Midterms mean high stakes for women voters
By Sarah Ford on November 3, 2014
By Krystal Ball
For many voters and political observers, the big question in the 2014 midterm election is which party will end up in control of the U.S. Senate. The answer will impact presidential nominations, future legislation and greatly influence the remainder of President Obama’s term. But real policy changes in this country will happen at the state level, with massive implications for all Americans, and especially American women.
These elections should not be ignored, for in this country, the fate of women often rests in the hands of state legislatures.
Remember the 2010 midterms? I was running for Congress at the time so every detail of that cycle is indelibly stamped on my brain. The economy was terrible (as opposed to merely bad as it is now). The bloom was not yet off, the tea party rose, and candidates were coming up with all sorts of innovative ways to explain just how big the national debt was (if you stacked dollar bills to the moon … ).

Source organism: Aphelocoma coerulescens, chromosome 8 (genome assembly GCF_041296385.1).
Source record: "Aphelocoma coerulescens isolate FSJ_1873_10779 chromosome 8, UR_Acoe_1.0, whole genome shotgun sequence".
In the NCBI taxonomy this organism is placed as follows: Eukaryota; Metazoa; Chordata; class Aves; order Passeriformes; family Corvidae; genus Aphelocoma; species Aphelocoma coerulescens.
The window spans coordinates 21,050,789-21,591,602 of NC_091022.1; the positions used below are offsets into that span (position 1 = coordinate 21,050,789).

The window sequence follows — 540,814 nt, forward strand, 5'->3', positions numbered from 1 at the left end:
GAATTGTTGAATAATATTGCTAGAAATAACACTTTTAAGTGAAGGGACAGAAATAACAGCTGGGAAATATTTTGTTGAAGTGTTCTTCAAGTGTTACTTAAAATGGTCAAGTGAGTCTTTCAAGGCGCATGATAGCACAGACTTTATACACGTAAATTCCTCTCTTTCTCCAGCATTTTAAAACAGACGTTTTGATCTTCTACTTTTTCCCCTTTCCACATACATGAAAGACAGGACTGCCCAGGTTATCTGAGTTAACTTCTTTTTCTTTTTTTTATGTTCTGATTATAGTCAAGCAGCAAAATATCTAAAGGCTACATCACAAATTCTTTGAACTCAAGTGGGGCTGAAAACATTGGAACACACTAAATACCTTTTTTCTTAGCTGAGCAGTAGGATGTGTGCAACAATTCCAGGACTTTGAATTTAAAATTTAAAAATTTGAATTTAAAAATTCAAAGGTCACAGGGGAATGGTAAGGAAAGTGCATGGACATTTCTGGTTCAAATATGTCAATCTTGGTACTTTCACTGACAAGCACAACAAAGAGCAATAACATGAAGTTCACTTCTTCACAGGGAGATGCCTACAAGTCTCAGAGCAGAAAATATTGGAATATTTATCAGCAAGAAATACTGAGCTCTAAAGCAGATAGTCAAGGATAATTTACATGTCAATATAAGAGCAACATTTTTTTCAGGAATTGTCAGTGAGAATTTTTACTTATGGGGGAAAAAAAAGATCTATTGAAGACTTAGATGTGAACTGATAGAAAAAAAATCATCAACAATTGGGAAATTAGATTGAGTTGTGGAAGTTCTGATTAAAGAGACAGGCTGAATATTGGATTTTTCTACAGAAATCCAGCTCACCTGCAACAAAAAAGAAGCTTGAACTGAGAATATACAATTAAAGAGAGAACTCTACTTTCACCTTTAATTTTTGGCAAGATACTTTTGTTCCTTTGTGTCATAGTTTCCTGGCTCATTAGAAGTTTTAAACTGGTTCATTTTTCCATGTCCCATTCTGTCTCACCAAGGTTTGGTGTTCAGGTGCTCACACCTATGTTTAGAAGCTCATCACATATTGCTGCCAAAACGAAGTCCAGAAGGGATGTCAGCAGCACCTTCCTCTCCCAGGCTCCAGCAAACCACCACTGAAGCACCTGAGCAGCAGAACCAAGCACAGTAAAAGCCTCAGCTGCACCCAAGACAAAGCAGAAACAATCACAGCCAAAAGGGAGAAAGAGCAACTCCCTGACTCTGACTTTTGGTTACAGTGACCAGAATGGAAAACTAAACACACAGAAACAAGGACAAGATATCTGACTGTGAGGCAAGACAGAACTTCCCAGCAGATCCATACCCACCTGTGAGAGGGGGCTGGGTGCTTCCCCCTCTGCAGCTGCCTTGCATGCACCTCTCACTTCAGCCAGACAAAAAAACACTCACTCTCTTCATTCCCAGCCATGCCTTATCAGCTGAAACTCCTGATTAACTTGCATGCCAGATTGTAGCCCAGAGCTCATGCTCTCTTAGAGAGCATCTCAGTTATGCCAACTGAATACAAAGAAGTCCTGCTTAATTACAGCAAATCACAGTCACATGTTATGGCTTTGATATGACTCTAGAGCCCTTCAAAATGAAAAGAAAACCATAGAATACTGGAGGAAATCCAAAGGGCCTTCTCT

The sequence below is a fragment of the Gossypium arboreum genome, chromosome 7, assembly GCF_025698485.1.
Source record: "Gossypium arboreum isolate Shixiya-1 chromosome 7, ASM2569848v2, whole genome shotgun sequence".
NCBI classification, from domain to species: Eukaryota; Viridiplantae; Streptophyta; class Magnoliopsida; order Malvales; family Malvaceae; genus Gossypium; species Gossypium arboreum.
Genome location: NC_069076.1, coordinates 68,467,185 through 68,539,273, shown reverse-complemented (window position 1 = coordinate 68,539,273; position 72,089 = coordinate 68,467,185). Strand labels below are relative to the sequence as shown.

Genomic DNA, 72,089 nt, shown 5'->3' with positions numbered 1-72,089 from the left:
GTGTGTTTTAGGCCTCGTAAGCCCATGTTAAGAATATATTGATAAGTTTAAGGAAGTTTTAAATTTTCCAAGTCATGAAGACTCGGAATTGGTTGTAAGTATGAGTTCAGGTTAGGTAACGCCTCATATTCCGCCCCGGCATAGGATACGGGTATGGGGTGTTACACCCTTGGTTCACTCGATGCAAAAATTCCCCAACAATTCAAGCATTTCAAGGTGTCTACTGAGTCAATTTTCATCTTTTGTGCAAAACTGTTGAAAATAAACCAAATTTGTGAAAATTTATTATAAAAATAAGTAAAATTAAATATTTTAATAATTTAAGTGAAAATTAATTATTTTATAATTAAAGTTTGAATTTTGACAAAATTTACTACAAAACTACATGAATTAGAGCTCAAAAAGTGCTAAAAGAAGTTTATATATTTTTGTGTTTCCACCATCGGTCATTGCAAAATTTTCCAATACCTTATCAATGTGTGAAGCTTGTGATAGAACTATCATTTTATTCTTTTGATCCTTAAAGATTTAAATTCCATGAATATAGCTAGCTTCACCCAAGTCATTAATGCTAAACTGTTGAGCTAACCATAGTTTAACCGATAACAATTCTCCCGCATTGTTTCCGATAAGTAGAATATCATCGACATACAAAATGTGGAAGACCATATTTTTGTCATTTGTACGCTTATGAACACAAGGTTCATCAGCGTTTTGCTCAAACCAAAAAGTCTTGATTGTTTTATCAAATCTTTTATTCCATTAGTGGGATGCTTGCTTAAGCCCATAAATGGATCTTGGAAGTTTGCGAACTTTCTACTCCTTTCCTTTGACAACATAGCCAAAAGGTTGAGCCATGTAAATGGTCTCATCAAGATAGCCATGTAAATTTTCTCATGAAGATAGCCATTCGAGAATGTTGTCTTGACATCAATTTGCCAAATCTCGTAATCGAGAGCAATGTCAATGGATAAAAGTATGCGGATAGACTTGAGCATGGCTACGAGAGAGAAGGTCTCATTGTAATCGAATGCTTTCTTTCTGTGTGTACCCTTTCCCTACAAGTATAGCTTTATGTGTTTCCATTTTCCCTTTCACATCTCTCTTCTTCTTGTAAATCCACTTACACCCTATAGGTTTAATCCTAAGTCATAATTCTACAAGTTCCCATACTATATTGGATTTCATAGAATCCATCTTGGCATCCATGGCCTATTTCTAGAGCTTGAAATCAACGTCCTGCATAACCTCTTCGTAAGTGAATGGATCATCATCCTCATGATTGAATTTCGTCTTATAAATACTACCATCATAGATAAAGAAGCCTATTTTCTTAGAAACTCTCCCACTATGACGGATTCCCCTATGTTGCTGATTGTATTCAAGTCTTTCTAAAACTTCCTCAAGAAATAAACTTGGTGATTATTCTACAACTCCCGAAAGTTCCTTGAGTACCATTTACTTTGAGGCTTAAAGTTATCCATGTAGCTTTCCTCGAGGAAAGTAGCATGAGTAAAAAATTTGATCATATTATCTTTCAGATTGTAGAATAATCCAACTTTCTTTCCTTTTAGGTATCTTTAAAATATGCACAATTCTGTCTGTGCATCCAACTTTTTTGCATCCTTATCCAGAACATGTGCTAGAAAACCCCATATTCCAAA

Of course we all remember the end result on Election Night. Nancy Pelosi’s time as speaker came to an unceremonious end; Republicans moved into governors’ mansions across the country and notably, Republicans gained control of an unprecedented number of state legislatures. Michigan,New Hampshire, Iowa, Alabama, North Carolina and more all had legislative chambers flip to GOP control. Republicans picked up more than 675 legislative seats, the largest swing of any party since 1938.